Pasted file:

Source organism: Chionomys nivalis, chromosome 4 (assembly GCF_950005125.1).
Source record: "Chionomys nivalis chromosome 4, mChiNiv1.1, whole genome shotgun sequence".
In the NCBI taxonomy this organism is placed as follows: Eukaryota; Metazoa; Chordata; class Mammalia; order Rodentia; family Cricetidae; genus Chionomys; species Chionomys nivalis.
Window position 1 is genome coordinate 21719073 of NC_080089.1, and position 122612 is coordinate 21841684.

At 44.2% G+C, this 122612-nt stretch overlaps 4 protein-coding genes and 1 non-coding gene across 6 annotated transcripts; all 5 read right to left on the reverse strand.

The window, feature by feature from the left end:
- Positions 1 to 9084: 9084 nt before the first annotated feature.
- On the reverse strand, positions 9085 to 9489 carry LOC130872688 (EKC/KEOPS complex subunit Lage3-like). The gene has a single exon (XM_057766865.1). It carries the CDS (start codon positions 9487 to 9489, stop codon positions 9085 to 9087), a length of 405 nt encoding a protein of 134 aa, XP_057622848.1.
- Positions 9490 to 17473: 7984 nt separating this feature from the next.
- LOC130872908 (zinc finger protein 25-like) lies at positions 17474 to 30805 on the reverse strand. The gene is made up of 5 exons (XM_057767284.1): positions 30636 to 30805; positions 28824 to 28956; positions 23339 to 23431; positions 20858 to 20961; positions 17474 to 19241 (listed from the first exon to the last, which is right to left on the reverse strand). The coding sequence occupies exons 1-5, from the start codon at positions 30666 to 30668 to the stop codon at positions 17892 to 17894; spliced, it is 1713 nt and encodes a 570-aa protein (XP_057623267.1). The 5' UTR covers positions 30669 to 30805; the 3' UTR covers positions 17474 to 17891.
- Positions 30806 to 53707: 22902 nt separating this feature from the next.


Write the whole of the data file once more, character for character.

Source organism: Chionomys nivalis, chromosome 4 (assembly GCF_950005125.1).
Source record: "Chionomys nivalis chromosome 4, mChiNiv1.1, whole genome shotgun sequence".
In the NCBI taxonomy this organism is placed as follows: Eukaryota; Metazoa; Chordata; class Mammalia; order Rodentia; family Cricetidae; genus Chionomys; species Chionomys nivalis.
Window position 1 is genome coordinate 21719073 of NC_080089.1, and position 122612 is coordinate 21841684.

At 44.2% G+C, this 122612-nt stretch overlaps 4 protein-coding genes and 1 non-coding gene across 6 annotated transcripts; all 5 read right to left on the reverse strand.

The window, feature by feature from the left end:
- Positions 1 to 9084: 9084 nt before the first annotated feature.
- On the reverse strand, positions 9085 to 9489 carry LOC130872688 (EKC/KEOPS complex subunit Lage3-like). The gene has a single exon (XM_057766865.1). It carries the CDS (start codon positions 9487 to 9489, stop codon positions 9085 to 9087), a length of 405 nt encoding a protein of 134 aa, XP_057622848.1.
- Positions 9490 to 17473: 7984 nt separating this feature from the next.
- LOC130872908 (zinc finger protein 25-like) lies at positions 17474 to 30805 on the reverse strand. The gene is made up of 5 exons (XM_057767284.1): positions 30636 to 30805; positions 28824 to 28956; positions 23339 to 23431; positions 20858 to 20961; positions 17474 to 19241 (listed from the first exon to the last, which is right to left on the reverse strand). The coding sequence occupies exons 1-5, from the start codon at positions 30666 to 30668 to the stop codon at positions 17892 to 17894; spliced, it is 1713 nt and encodes a 570-aa protein (XP_057623267.1). The 5' UTR covers positions 30669 to 30805; the 3' UTR covers positions 17474 to 17891.
- Positions 30806 to 53707: 22902 nt separating this feature from the next.